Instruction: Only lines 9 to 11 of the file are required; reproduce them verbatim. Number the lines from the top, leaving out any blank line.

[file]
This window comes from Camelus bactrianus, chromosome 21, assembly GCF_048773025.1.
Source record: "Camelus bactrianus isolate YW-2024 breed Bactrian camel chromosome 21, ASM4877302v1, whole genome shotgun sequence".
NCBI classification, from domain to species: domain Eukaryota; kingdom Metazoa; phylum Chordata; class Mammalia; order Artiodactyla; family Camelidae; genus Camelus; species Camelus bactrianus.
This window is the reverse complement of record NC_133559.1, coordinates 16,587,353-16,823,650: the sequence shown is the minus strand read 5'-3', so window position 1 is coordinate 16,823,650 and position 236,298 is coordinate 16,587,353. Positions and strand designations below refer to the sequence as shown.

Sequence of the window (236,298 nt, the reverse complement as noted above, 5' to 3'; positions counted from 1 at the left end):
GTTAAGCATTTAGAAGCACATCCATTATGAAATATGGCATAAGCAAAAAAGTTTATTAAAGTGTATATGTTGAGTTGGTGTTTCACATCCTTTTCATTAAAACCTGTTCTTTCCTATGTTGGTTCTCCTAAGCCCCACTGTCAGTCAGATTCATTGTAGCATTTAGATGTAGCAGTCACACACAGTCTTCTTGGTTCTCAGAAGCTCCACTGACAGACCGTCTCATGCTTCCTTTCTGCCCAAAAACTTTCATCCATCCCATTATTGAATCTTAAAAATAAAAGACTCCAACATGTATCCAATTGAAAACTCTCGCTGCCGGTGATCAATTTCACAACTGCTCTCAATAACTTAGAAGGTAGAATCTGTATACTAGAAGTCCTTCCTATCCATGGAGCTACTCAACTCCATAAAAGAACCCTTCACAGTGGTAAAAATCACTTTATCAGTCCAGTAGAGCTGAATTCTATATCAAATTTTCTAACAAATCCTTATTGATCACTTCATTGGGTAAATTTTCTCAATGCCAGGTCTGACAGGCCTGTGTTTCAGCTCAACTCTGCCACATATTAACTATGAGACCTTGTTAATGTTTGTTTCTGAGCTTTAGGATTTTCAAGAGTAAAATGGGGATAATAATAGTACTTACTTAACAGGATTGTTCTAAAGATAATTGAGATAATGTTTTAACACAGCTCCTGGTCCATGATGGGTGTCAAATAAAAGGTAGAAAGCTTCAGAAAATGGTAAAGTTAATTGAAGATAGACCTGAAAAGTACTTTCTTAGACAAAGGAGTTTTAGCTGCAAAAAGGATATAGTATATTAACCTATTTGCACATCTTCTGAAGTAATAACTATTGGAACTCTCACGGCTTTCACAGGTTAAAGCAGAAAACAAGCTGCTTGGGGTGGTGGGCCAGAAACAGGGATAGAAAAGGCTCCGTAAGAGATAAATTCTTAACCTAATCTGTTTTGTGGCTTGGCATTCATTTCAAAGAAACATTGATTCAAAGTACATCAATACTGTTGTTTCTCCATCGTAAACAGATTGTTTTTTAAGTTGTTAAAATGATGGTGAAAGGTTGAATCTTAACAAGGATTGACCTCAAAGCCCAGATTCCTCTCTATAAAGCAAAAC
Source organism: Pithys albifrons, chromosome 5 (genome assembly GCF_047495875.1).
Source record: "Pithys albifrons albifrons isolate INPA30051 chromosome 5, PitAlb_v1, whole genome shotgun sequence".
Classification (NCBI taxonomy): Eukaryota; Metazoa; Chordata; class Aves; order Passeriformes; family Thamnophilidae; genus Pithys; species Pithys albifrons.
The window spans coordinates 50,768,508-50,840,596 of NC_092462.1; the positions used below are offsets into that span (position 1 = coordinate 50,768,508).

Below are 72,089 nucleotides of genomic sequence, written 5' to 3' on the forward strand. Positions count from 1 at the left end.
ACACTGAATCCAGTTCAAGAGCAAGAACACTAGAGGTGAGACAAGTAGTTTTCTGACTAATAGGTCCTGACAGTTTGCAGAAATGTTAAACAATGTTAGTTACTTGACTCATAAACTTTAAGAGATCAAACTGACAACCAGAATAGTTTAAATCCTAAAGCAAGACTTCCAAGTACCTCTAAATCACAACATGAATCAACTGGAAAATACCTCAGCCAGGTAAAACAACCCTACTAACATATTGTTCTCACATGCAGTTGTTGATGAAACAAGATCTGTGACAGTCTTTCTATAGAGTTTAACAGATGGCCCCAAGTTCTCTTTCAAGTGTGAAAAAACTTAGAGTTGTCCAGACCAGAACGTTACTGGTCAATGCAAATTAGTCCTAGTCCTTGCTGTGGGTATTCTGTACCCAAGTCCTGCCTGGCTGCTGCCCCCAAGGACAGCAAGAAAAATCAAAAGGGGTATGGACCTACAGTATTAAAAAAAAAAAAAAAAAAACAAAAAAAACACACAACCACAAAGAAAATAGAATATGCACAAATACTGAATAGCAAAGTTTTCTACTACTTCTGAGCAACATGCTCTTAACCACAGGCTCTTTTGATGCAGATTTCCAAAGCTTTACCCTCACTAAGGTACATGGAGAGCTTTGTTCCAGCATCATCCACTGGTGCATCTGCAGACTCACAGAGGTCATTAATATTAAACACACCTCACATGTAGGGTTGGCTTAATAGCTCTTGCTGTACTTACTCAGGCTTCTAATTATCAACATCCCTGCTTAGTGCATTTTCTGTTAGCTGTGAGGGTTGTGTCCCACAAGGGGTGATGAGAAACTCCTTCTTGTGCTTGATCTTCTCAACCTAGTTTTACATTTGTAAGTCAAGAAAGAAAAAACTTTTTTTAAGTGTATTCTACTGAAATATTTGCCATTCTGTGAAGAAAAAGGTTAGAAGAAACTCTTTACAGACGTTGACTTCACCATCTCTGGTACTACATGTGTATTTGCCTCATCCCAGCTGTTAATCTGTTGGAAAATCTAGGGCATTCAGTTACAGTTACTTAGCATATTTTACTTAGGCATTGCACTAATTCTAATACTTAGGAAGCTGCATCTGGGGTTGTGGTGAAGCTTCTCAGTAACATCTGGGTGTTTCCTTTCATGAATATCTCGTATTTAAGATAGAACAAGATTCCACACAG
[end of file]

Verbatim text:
Classification (NCBI taxonomy): Eukaryota; Metazoa; Chordata; class Aves; order Passeriformes; family Thamnophilidae; genus Pithys; species Pithys albifrons.
The window spans coordinates 50,768,508-50,840,596 of NC_092462.1; the positions used below are offsets into that span (position 1 = coordinate 50,768,508).

Below are 72,089 nucleotides of genomic sequence, written 5' to 3' on the forward strand. Positions count from 1 at the left end.